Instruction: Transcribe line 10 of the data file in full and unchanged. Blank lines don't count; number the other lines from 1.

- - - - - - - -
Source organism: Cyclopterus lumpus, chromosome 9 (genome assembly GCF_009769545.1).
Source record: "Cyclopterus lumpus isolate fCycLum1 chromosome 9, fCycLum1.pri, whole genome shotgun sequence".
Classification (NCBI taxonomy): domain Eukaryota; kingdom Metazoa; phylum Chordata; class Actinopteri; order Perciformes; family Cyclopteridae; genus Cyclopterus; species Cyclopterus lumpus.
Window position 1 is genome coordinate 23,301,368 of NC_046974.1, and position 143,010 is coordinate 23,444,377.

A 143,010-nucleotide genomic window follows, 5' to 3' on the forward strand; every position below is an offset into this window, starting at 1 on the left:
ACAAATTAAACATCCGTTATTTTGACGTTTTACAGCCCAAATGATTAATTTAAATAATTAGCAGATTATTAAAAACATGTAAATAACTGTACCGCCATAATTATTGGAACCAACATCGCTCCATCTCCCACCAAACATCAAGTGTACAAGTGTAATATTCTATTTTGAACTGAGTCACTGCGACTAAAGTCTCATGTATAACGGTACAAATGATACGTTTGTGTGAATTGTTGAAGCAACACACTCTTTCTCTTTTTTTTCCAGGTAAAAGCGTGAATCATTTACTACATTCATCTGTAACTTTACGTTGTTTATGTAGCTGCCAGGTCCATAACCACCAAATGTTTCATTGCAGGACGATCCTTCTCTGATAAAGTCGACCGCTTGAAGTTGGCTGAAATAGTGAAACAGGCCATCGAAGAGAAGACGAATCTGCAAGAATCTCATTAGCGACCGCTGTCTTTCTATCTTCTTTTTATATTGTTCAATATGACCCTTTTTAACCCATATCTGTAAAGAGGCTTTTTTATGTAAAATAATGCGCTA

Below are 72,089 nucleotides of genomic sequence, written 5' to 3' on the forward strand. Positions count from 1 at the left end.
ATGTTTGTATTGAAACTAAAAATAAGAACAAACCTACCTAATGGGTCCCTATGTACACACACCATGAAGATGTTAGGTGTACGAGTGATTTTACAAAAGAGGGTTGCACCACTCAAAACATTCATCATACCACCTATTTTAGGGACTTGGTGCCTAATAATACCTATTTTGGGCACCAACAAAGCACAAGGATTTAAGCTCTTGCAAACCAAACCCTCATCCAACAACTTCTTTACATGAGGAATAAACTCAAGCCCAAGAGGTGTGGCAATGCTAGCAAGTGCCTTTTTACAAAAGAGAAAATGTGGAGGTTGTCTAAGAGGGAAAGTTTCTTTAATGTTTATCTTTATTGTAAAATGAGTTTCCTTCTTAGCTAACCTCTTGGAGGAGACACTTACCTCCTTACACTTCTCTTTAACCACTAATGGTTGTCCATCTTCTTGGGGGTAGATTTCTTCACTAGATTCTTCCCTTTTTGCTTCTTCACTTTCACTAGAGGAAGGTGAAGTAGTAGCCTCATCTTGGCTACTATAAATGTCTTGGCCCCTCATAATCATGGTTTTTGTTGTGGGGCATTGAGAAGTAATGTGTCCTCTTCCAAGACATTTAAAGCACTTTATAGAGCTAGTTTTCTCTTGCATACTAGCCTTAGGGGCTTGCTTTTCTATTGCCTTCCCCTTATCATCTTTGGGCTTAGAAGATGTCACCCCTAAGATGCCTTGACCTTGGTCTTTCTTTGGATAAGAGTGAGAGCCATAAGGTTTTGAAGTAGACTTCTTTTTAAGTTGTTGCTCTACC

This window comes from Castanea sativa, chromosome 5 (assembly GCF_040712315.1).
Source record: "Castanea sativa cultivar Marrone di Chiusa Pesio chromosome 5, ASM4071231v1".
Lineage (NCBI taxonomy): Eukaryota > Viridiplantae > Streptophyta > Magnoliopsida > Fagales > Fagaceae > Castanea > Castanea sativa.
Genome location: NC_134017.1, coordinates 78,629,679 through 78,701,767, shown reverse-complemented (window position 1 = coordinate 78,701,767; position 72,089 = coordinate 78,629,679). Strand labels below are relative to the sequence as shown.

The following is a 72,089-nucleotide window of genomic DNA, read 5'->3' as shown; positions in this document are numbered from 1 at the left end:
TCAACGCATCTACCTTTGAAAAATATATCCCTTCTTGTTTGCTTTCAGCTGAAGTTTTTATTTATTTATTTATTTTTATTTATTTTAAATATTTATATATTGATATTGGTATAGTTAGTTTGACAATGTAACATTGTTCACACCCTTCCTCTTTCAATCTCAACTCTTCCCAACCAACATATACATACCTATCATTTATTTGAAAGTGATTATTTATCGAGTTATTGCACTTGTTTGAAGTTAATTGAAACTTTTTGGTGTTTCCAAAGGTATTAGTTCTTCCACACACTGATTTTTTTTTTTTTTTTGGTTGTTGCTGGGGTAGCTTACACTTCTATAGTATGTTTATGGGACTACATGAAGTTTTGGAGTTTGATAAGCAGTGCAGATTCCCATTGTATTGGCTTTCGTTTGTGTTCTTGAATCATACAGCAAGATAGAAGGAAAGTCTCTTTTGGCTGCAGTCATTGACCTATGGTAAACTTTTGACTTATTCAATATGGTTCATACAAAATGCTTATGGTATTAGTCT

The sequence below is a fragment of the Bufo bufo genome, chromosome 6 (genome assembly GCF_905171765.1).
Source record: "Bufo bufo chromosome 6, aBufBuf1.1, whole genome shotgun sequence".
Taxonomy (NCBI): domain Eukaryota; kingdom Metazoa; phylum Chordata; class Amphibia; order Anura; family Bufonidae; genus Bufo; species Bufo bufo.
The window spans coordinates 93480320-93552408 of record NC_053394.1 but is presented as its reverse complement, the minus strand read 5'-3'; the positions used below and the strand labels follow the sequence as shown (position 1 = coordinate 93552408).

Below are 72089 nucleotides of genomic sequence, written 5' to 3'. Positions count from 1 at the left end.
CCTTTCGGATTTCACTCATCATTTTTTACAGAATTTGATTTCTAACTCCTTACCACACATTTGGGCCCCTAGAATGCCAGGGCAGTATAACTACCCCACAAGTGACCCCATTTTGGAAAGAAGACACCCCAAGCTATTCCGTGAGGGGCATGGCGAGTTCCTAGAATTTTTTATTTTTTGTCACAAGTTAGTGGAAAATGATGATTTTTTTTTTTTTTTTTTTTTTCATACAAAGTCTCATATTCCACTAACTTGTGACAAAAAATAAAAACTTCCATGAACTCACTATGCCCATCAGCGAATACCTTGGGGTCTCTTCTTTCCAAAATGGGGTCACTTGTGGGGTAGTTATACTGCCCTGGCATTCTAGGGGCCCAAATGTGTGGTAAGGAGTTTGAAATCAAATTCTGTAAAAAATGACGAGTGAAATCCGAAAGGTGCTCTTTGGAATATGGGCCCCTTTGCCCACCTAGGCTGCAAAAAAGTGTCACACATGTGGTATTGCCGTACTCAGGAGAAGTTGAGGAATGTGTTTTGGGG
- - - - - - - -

Source record: "Castanea sativa cultivar Marrone di Chiusa Pesio chromosome 5, ASM4071231v1".